When you make a film about a ruthless assassin, you know to expect at least a moderate level of violence. Unfortunately when you’re adapting a video game into a film, getting those teenagers to fork out for tickets is also a priority.
Twitchfilm reported Tuesday night that Director Xavier Gens has been taken off the film adaptation of the video game “Hitman”. This is not unusual, several films this year alone have seen rough cuts by foreign directors handed over to other filmmakers to re-edit or reshoot.
What is unusual about this situation is that the film Gens shot isn’t weak, but rather quite different than expected. Gens apparently took inspiration from John Woo’s early Hong Kong action film work, and so turned in an explicitly violent, very bloody cut of the film that would have guaranteed the film a hard R rating.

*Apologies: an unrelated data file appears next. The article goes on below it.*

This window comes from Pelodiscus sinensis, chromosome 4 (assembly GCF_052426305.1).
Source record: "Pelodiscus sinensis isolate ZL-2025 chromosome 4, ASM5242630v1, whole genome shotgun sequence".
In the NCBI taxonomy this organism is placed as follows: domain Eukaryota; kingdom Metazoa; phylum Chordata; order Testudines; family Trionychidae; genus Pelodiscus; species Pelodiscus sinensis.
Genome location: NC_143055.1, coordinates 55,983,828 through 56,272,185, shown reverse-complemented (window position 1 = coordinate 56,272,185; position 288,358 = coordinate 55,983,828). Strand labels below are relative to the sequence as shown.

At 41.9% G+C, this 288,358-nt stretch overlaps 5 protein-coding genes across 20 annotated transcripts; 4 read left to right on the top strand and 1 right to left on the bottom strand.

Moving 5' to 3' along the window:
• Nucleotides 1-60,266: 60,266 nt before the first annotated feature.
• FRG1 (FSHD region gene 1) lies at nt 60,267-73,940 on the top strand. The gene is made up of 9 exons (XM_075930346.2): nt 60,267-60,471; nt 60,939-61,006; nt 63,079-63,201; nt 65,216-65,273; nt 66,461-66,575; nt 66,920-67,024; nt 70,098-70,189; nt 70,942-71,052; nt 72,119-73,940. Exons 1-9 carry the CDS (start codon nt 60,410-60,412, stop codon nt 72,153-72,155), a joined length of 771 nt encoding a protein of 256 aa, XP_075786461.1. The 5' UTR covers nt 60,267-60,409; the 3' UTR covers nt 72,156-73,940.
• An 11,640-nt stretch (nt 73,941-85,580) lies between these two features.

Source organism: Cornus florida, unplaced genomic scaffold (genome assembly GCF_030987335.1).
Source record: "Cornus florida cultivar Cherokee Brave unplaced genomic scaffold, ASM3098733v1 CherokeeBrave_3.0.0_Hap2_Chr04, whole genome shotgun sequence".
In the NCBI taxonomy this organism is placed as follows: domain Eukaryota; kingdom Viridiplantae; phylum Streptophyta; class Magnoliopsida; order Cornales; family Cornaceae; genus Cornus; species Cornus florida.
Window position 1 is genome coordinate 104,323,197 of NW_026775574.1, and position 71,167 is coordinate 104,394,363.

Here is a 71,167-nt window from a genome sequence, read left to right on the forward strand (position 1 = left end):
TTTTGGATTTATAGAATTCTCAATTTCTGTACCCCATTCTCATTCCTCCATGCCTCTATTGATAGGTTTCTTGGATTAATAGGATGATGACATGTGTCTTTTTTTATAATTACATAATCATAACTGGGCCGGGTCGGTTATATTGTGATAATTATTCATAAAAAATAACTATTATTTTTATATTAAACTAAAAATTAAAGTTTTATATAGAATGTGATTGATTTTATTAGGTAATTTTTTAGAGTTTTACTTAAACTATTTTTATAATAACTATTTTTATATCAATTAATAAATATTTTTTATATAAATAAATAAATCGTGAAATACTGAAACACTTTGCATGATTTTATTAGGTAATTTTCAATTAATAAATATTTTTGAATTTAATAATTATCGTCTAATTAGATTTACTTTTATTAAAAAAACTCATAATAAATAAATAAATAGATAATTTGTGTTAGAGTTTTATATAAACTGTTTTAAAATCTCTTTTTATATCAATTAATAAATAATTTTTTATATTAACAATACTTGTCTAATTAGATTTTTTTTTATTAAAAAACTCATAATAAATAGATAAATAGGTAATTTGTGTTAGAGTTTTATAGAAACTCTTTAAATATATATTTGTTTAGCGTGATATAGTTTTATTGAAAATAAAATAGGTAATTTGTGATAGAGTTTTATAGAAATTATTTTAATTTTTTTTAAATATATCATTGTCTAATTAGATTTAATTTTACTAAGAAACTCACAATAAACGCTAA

Apparently after seeing Gens’ cut of the film the studio removed him from the project and placed Nicolas De Toth in control of a new edit of the film. De Toth did a similar job earlier this year with Fox’s “Live Free or Die Hard,” changing a more bloody R-rated picture into a PG-13.
IGN followed up on the report late yesterday, with studio sources confirming that De Toth was hired, but strongly denied the rest – saying Gens is still working on the film which will definitely be “a true “R” and a not a “bloodless version.”